Nearshore Americas

Mezcal: the Hippest Export from Oaxaca, Mexico

Billed in the London Metro as “tequila’s smokier little brother” and in the New York Times as “tequila’s brash, more rustic cousin,” mezcal has become the cool drink of choice for those in the know. When just a few years ago it was almost impossible to find this potent agave-based liquor outside of Mexico, it is now on the trendiest bar menus in London, New York and even as far afield as Wellington, New Zealand.

Liquid Hipster Gold

The spiritual home of mezcal is the southern Mexican state of Oaxaca, until now better known for its food rather than its drink. Some locals are amused by the sudden popularity of the tipple that they would (and still do) buy from local producers, who decant the agave nectar into anything from plastic bottles to petrol canisters. Asking a local, what his favorite mezcal was (there are seemingly hundreds to chose from) he just laughed and said “I don’t know. When I started drinking mezcal, it was just mezcal”.

For those who would spend maybe $30 pesos (just over $2 USD) on a good size bottle of the spirit, the thought that there are now some that sell for $1,000 pesos ($75USD) or even $2,000 pesos ($150 USD) is almost absurd. Their earthy moonshine has become like gold.

Just a few years ago turning up at a party in Mexico, anywhere other than Oaxaca, with a bottle of mezcal was seen as a pretty “down-market” thing to do, but now all the hipsters in Mexico City are sipping on $100 peso shots, accompanied with oranges and worm salt (salt infused with chilli and agave worm) and stocking up on bottles in Oaxaca, when they visit the southern city.  (Likewise, pulque – a viscous, milk-colored beverage brewed from fermented agave since the days of the Aztecs – is also enjoying a hipster revival in Mexico’s capital city.)

Know Your Mezcal

Mezcal, like other spirits, varies in quality and flavor depending on its age, distillation process and the type of agave used. Flavors vary from flowery and herby to earthy and smoky and there are numerous mezcalerias around Oaxaca, with experts and moreover, enthusiasts, willing to help train your palate to the subtleties of the drink.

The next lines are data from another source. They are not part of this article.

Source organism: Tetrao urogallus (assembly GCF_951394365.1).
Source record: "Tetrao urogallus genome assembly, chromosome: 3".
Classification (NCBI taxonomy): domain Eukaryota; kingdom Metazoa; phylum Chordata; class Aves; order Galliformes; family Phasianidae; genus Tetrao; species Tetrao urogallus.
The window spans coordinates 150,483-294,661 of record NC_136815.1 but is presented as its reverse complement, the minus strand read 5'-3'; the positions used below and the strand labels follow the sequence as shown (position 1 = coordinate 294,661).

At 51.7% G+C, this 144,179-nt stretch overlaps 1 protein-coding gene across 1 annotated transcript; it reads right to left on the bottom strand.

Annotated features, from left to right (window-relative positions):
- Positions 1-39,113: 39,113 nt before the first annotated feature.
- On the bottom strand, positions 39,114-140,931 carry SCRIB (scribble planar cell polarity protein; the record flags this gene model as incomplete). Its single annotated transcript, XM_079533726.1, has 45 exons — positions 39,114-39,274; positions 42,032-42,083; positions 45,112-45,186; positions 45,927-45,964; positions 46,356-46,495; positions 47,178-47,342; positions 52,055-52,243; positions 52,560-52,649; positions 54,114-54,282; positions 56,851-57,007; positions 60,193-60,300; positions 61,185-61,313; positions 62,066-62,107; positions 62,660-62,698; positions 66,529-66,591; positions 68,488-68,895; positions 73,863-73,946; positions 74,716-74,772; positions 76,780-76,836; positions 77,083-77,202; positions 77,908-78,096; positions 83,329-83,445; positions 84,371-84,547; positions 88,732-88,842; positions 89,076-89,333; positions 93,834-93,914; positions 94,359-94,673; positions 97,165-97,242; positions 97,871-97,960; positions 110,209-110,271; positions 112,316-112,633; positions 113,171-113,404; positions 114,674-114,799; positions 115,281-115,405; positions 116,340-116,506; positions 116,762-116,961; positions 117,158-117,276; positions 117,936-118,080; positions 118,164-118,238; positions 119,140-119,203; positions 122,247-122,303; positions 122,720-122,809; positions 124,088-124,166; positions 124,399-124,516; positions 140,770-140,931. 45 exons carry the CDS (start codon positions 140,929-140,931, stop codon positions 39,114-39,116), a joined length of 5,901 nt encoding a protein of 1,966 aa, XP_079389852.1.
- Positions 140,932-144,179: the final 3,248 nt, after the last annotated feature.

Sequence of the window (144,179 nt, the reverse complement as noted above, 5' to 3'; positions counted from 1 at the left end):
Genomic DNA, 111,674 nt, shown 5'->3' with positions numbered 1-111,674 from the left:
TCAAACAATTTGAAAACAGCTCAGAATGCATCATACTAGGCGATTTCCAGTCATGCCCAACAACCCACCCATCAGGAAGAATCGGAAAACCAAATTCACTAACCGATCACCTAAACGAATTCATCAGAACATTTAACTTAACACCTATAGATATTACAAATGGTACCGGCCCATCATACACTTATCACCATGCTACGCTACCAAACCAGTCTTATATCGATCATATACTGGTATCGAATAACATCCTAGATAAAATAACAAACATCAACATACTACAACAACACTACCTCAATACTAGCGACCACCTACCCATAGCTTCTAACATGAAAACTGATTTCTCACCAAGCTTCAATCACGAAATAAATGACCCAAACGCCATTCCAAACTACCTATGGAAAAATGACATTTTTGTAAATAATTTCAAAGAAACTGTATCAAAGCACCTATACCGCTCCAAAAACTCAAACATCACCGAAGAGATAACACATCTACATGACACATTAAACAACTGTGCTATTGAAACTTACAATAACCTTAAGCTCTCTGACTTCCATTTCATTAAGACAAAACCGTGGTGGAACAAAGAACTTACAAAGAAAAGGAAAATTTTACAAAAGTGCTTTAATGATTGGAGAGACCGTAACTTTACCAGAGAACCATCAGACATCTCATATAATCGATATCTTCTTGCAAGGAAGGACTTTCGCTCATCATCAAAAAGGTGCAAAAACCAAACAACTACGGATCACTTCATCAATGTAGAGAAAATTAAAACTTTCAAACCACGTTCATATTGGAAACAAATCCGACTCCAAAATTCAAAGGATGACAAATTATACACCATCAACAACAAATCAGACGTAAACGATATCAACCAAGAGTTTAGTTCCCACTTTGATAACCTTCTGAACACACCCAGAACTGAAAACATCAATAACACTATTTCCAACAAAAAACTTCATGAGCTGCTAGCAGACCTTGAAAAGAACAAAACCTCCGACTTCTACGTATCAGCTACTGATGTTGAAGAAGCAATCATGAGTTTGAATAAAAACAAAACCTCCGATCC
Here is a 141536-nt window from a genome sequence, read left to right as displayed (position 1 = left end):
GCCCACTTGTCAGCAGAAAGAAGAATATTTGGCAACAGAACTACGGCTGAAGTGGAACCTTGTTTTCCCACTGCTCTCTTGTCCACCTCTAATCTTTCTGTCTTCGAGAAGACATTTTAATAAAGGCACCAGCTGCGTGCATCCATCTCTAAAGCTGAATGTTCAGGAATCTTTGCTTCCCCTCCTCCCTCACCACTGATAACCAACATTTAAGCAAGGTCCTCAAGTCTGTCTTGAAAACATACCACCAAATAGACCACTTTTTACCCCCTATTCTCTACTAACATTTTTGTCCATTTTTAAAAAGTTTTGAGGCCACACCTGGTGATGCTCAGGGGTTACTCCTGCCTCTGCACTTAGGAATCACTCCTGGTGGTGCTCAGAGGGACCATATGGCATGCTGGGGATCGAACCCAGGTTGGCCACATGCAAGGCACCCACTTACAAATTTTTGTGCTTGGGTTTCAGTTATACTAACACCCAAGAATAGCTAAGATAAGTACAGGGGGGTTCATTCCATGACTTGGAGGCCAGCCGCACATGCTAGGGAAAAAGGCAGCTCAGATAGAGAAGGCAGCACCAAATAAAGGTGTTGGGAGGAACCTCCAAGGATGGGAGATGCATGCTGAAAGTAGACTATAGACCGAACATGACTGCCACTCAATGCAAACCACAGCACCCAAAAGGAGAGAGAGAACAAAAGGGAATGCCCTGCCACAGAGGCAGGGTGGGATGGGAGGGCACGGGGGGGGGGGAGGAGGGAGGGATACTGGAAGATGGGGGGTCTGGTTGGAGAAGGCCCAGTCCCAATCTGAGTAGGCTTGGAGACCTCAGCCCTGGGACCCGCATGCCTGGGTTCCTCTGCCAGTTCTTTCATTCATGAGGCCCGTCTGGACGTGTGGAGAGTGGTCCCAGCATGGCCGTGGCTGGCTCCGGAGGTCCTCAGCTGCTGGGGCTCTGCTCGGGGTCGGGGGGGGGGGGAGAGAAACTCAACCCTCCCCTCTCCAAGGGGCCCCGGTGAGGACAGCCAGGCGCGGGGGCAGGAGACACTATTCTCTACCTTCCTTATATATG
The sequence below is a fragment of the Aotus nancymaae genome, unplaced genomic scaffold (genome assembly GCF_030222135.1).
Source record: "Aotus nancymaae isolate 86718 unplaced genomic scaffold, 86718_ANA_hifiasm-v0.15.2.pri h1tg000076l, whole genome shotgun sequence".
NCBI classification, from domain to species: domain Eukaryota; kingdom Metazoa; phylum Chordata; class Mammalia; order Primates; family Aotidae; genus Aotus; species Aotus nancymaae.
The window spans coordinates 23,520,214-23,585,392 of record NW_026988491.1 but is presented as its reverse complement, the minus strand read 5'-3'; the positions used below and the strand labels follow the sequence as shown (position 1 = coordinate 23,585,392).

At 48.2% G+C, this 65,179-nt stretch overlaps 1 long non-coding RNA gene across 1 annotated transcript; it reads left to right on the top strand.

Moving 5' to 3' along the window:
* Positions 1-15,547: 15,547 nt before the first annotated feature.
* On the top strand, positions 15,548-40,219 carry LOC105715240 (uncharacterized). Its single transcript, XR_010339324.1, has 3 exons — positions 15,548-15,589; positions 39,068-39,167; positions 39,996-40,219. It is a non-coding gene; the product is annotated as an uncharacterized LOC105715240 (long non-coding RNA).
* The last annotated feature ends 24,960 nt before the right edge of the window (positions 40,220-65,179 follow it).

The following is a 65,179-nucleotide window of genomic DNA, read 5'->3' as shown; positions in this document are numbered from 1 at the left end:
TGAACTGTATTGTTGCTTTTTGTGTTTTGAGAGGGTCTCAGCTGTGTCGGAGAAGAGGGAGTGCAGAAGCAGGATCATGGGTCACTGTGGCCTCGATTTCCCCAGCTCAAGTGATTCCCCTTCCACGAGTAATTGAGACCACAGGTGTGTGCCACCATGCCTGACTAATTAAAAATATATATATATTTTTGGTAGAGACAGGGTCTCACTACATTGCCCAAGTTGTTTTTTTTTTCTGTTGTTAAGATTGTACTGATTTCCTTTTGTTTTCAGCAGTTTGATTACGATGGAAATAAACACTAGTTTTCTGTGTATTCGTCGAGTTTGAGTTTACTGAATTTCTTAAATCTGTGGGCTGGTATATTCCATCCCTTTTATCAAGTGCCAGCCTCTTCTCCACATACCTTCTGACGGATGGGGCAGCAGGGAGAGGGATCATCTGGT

Mezcal is widely known for being the drink that comes with a worm at the bottom of the bottle – the supposed prize for whoever takes the last swig. There are several explanations of how this practice began, one being that it proves the liquor’s strength, as a good mezcal should be at least 40 percent ABV, enough to preserve the worm. This practice, however, is less common in artisanal production nowadays, which focuses more on flavor than marketing gimmicks.

One of the most specialist mezcals is called Mezcal de Pechuga, which incorporates a chicken or turkey breast into the distillation process giving the spirit a unique flavor. The raw meat is skinned, washed (for many hours) and then hung by the ribcage over the mezcal. At the same time fruits and grains are also added to the mix. Steam cooks through the chicken and the result is a flavorsome mezcal that is often the most sought after and expensive on the menu.

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The certification of mezcal in the 1990’s and the debunking of the myth that mezcal contains mescaline (a hallucinogenic drug) seem to have helped pave the way for entrepreneurs to see the potential in the drink. There have been suggestions that the popularity of mezcal is enticing migrant farmers back to Oaxaca, because there is profit to be made, especially when selling to the international market. However, it still remains to be seen if mezcal will have the stamina and longevity that tequila has enjoyed or if it will be trendy today and forgotten tomorrow.

Susannah Rigg

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